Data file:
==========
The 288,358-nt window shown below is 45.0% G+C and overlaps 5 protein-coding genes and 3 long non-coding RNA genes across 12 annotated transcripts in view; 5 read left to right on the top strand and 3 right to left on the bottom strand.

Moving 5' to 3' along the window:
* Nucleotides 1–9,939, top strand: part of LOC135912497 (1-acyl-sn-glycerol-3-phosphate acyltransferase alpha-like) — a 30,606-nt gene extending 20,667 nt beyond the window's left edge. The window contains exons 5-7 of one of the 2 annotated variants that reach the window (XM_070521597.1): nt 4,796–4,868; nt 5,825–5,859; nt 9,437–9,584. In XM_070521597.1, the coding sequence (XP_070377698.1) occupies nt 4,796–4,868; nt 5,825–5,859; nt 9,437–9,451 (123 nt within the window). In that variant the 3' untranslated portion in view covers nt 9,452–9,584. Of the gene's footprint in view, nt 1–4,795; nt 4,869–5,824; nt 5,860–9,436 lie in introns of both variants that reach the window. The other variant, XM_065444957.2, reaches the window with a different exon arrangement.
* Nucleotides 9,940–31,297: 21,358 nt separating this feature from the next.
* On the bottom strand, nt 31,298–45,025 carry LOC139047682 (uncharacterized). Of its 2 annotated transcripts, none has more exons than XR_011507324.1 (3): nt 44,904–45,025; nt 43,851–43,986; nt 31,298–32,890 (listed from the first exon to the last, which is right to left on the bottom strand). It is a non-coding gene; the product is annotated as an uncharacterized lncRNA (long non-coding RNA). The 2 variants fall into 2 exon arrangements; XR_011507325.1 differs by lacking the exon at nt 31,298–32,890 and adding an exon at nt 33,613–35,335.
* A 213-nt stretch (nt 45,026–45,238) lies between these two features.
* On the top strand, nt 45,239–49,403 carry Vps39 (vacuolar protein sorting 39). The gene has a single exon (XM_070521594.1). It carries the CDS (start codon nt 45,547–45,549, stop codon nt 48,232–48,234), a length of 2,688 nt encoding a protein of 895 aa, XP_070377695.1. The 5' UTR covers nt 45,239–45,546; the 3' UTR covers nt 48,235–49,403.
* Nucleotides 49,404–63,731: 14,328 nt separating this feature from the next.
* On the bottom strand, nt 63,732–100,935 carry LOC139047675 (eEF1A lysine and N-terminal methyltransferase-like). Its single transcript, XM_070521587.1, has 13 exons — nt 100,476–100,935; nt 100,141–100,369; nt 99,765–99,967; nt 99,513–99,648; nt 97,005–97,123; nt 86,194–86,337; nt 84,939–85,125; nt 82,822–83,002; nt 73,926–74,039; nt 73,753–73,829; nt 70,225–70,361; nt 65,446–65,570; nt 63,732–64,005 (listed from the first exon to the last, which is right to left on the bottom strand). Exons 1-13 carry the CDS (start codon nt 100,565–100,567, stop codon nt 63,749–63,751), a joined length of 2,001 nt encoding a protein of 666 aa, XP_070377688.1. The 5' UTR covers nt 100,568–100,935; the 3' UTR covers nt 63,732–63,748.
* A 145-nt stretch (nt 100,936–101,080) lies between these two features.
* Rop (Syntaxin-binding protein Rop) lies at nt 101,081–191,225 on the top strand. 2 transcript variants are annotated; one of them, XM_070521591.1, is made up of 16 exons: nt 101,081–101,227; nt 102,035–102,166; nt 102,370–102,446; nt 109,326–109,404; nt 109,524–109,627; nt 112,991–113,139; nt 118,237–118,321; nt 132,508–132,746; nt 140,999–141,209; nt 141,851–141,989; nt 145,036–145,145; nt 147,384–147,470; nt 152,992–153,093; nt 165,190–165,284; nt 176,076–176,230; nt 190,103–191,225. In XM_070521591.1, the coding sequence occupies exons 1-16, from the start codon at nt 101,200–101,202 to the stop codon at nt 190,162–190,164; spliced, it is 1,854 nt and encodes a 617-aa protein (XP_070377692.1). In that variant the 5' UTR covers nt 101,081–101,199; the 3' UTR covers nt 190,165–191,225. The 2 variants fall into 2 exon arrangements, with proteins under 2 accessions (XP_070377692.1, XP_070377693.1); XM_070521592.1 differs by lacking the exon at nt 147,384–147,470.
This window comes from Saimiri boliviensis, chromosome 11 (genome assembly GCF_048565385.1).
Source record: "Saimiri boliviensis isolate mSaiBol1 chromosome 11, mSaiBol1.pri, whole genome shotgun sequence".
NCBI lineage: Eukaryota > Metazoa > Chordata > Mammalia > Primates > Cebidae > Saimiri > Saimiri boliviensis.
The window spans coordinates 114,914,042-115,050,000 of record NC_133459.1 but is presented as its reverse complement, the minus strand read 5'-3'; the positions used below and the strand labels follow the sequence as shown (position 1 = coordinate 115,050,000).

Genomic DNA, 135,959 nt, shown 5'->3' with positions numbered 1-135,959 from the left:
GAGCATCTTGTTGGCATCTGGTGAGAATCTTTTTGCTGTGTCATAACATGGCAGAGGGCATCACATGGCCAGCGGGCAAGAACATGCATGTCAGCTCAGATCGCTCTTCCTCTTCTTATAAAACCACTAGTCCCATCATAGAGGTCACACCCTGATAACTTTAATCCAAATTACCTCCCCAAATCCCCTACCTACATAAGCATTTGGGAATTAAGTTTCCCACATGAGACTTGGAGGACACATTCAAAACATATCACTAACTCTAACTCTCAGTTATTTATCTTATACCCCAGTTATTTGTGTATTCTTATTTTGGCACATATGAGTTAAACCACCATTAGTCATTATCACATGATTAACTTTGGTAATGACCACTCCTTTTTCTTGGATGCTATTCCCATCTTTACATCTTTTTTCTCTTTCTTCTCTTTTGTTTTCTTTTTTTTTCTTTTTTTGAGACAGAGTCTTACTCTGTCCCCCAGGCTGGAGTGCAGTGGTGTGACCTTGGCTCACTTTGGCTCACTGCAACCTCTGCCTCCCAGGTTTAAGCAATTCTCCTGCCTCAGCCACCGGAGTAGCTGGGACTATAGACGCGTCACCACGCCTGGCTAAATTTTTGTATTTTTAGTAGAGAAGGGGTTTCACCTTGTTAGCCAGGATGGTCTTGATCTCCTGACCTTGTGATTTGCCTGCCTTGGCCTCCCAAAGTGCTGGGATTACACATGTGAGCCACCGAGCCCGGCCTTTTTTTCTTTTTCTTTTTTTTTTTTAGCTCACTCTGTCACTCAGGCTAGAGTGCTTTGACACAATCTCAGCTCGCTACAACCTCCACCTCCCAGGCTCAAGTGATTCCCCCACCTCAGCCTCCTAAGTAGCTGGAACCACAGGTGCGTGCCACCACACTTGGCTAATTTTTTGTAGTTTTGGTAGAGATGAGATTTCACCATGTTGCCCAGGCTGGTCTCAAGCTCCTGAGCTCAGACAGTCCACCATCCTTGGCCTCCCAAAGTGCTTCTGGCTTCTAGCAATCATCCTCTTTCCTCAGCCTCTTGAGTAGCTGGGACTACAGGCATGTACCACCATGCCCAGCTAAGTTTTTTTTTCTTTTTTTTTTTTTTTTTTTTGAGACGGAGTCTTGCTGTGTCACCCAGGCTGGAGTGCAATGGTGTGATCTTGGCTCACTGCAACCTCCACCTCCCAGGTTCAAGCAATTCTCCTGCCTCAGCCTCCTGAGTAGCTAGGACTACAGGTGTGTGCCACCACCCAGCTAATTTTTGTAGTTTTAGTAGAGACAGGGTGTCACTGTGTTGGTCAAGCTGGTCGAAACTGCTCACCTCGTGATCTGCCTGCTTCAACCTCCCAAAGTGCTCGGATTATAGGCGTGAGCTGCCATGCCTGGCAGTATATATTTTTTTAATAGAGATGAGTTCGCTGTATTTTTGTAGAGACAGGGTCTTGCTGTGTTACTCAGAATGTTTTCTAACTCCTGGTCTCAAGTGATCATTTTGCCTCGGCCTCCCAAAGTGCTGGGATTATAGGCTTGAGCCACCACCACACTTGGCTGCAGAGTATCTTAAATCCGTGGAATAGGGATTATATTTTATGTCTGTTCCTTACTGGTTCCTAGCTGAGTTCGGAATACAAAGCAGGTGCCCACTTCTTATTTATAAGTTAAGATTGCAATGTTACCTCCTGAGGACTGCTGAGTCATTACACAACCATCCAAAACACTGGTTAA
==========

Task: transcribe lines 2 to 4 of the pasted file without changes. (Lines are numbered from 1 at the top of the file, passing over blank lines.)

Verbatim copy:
Moving 5' to 3' along the window:
* Nucleotides 1–9,939, top strand: part of LOC135912497 (1-acyl-sn-glycerol-3-phosphate acyltransferase alpha-like) — a 30,606-nt gene extending 20,667 nt beyond the window's left edge. The window contains exons 5-7 of one of the 2 annotated variants that reach the window (XM_070521597.1): nt 4,796–4,868; nt 5,825–5,859; nt 9,437–9,584. In XM_070521597.1, the coding sequence (XP_070377698.1) occupies nt 4,796–4,868; nt 5,825–5,859; nt 9,437–9,451 (123 nt within the window). In that variant the 3' untranslated portion in view covers nt 9,452–9,584. Of the gene's footprint in view, nt 1–4,795; nt 4,869–5,824; nt 5,860–9,436 lie in introns of both variants that reach the window. The other variant, XM_065444957.2, reaches the window with a different exon arrangement.
* Nucleotides 9,940–31,297: 21,358 nt separating this feature from the next.